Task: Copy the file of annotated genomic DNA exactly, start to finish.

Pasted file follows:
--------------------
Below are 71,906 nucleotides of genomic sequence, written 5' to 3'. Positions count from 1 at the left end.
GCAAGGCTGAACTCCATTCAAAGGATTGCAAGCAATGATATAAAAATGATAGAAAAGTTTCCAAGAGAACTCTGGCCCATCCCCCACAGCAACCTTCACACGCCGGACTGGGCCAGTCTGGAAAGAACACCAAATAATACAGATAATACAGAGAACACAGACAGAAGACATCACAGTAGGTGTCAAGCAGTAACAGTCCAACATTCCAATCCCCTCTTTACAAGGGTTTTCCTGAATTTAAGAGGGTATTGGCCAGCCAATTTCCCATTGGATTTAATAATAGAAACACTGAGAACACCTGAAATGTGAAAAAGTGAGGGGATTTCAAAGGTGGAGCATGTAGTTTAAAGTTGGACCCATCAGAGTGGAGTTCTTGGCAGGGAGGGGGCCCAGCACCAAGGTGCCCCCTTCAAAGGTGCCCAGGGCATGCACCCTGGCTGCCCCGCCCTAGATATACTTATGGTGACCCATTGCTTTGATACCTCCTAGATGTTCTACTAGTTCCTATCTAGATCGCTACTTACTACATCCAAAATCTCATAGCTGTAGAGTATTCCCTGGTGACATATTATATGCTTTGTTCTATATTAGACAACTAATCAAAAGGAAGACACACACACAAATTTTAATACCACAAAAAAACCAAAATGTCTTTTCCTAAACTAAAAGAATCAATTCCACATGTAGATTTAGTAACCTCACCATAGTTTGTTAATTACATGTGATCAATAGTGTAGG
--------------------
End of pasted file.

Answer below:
Below are 71,906 nucleotides of genomic sequence, written 5' to 3'. Positions count from 1 at the left end.
GCAAGGCTGAACTCCATTCAAAGGATTGCAAGCAATGATATAAAAATGATAGAAAAGTTTCCAAGAGAACTCTGGCCCATCCCCCACAGCAACCTTCACACGCCGGACTGGGCCAGTCTGGAAAGAACACCAAATAATACAGATAATACAGAGAACACAGACAGAAGACATCACAGTAGGTGTCAAGCAGTAACAGTCCAACATTCCAATCCCCTCTTTACAAGGGTTTTCCTGAATTTAAGAGGGTATTGGCCAGCCAATTTCCCATTGGATTTAATAATAGAAACACTGAGAACACCTGAAATGTGAAAAAGTGAGGGGATTTCAAAGGTGGAGCATGTAGTTTAAAGTTGGACCCATCAGAGTGGAGTTCTTGGCAGGGAGGGGGCCCAGCACCAAGGTGCCCCCTTCAAAGGTGCCCAGGGCATGCACCCTGGCTGCCCCGCCCTAGATATACTTATGGTGACCCATTGCTTTGATACCTCCTAGATGTTCTACTAGTTCCTATCTAGATCGCTACTTACTACATCCAAAATCTCATAGCTGTAGAGTATTCCCTGGTGACATATTATATGCTTTGTTCTATATTAGACAACTAATCAAAAGGAAGACACACACACAAATTTTAATACCACAAAAAAACCAAAATGTCTTTTCCTAAACTAAAAGAATCAATTCCACATGTAGATTTAGTAACCTCACCATAGTTTGTTAATTACATGTGATCAATAGTGTAGG